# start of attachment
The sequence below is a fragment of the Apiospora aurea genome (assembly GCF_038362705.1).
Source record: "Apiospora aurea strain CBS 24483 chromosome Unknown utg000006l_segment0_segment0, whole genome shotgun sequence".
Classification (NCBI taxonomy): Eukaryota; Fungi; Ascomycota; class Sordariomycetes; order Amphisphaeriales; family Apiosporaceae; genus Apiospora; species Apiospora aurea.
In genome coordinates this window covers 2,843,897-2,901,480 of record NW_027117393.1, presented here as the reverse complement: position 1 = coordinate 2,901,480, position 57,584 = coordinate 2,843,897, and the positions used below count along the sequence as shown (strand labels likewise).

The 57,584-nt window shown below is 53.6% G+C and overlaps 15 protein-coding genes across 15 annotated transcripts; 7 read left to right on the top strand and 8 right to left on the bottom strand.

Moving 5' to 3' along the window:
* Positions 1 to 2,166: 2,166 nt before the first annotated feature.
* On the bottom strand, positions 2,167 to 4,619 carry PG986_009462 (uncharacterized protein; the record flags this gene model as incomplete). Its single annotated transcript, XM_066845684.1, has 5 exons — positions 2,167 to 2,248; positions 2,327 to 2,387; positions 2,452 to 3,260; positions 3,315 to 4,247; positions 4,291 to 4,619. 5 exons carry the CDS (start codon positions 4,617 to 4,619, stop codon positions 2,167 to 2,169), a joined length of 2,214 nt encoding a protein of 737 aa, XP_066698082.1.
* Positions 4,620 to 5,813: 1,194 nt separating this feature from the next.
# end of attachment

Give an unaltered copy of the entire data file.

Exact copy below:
The sequence below is a fragment of the Apiospora aurea genome (assembly GCF_038362705.1).
Source record: "Apiospora aurea strain CBS 24483 chromosome Unknown utg000006l_segment0_segment0, whole genome shotgun sequence".
Classification (NCBI taxonomy): Eukaryota; Fungi; Ascomycota; class Sordariomycetes; order Amphisphaeriales; family Apiosporaceae; genus Apiospora; species Apiospora aurea.
In genome coordinates this window covers 2,843,897-2,901,480 of record NW_027117393.1, presented here as the reverse complement: position 1 = coordinate 2,901,480, position 57,584 = coordinate 2,843,897, and the positions used below count along the sequence as shown (strand labels likewise).

The 57,584-nt window shown below is 53.6% G+C and overlaps 15 protein-coding genes across 15 annotated transcripts; 7 read left to right on the top strand and 8 right to left on the bottom strand.

Moving 5' to 3' along the window:
* Positions 1 to 2,166: 2,166 nt before the first annotated feature.
* On the bottom strand, positions 2,167 to 4,619 carry PG986_009462 (uncharacterized protein; the record flags this gene model as incomplete). Its single annotated transcript, XM_066845684.1, has 5 exons — positions 2,167 to 2,248; positions 2,327 to 2,387; positions 2,452 to 3,260; positions 3,315 to 4,247; positions 4,291 to 4,619. 5 exons carry the CDS (start codon positions 4,617 to 4,619, stop codon positions 2,167 to 2,169), a joined length of 2,214 nt encoding a protein of 737 aa, XP_066698082.1.
* Positions 4,620 to 5,813: 1,194 nt separating this feature from the next.